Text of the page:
An international consensus demands human impacts on the environment “sustain”, “maintain”, “conserve”, “protect”, “safeguard”, and “secure” it, keeping it within “safe ecological limits”. But, a new Trinity College Dublin-led study that assembled an international team of environmental scientists shows that policy makers have little idea what these terms mean or how to connect them to a wealth of ecological data and ideas. Progress on protecting our planet requires us to dispel this confusion, and the researchers have produced a framework to do just that.
Ian Donohue, assistant professor at Trinity, and leader of this study, said: “Human actions challenge nature in many ways. We lump these into a grab-bag of ideas we call ecological stability. We want nature to be stable in some sense of that word. But what do we know about stability from our theories and experiments? And how can that knowledge help policy makers? We offer some solutions to these important questions.”
In the paper published today in the journal Ecology Letters, Donohue and an international team of colleagues outline exactly what policy makers, ecological experimenters, and theoreticians all think about this term “stability.”
The answer is very different things — and there’s a real problem with this lack of agreement. Professor Donohue said: “We need to be talking about the same things, using the same language, so that what ecologists know can sensibly inform the choices of policy makers.”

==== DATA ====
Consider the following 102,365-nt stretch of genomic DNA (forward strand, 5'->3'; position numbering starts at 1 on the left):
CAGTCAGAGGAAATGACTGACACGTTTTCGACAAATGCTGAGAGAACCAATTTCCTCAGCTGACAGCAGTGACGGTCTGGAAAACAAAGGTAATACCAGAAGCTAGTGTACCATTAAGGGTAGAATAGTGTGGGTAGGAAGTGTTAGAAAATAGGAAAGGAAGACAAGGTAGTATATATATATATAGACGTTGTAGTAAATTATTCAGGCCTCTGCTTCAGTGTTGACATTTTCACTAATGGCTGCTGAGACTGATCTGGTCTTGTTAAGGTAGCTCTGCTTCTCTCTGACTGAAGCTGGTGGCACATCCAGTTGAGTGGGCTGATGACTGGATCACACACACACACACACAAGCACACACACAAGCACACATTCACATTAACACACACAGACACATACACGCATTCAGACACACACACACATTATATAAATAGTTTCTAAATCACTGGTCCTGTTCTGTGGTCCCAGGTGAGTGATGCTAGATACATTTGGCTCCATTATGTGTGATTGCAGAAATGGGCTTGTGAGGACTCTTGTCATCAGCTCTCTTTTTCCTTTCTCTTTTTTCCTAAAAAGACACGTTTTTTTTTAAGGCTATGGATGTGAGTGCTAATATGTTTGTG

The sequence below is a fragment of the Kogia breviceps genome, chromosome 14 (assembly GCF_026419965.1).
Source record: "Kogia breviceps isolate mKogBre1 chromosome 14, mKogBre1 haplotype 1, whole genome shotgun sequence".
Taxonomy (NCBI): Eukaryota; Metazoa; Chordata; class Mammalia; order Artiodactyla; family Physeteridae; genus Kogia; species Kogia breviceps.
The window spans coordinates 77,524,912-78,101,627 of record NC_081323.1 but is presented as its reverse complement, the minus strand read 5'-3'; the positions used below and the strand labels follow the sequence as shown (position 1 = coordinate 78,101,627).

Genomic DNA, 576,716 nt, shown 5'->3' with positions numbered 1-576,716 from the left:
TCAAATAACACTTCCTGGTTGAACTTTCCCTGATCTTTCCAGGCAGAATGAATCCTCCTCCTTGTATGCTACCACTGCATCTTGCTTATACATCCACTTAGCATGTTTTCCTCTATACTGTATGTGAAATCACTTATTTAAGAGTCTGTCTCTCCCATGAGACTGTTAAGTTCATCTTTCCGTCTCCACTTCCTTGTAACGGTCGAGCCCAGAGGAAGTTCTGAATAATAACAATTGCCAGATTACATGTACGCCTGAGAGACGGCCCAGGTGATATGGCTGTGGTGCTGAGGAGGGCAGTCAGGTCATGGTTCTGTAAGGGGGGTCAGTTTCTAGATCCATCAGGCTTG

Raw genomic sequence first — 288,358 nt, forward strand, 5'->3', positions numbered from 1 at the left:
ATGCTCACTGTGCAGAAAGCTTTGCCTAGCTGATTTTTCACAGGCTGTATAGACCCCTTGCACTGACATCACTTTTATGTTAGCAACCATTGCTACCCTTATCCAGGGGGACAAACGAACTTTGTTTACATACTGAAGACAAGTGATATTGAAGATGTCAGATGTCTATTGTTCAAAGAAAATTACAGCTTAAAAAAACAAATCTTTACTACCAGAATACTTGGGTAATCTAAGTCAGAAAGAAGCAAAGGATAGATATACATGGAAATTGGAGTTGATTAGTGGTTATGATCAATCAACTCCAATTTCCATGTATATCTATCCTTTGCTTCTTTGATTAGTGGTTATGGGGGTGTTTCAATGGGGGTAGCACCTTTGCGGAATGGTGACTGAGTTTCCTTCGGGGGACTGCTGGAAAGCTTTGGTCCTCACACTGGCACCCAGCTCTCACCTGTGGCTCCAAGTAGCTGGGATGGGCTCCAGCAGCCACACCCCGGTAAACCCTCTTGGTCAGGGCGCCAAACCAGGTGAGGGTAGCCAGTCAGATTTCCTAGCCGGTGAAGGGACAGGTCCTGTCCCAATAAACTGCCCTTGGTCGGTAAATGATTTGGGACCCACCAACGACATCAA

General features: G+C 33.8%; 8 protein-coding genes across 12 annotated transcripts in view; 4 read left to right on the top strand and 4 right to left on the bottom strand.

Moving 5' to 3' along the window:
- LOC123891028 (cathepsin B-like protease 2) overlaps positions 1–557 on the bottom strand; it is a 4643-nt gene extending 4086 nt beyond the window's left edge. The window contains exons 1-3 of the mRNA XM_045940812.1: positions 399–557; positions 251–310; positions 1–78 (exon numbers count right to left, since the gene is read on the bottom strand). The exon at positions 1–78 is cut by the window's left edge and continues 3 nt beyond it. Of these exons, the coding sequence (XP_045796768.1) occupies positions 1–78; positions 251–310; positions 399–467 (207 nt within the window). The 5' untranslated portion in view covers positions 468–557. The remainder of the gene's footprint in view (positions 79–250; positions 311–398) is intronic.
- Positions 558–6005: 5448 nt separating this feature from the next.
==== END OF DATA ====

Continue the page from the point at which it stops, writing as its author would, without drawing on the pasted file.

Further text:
“Consider this example” says Stuart Pimm, Doris Duke Chair of Conservation at Duke University, in the USA, and one of the paper’s co-authors. “There’s a lot of discussion about “tipping points” — the idea that there are boundaries beyond which, if we push nature it will collapse. There may be places where this happens, but while nature may work this way sometimes, there is no compelling argument that it must always.”
Why should this matter? Pimm responds: “if politicians think there are tipping points and the world hasn’t collapsed thus far, then it encourages policies that continue to degrade our world. If there isn’t a catastrophe so far, why worry? The more likely alternative is not a sudden change, but a progressive loss of fisheries, croplands, damage to all our natural worlds. A wrong view of nature can have disastrous consequences.”
So what can we do? Professor Donohue and his colleagues believe that the solution is to recognise that nature responds to human pressures in complex ways, even as policy makers often demand simple solutions. Acknowledging the need for better communication on the science-policy interface is essential.
Policy makers sometimes have designed crisp, clearly defined targets, such as several of those for the Intergovernmental Science-Policy Platform on Biodiversity and Ecosystem Services — a body broadly based on the more familiar IPCC that deals with climate change. “That’s good. The issue is when they have not. Our work identifies those discrepancies,” argues Donohue. “And we suggest solutions.”
Unfortunately, most of the policies examined by Professor Donohue and his colleagues contain terms that are ambiguous, or have multiple definitions that mean different things to different people. The recently announced United Nations Sustainable Development Goals are no exception.
Professor Donohue added: “This ambiguity is a huge problem as it means that we cannot measure progress, or indeed a lack of progress, towards achieving policy goals. This paralyses policy. Ecologists, policymakers and practitioners urgently need to develop a shared language in order to be more effective in managing the world’s ecosystems — our life-support system.”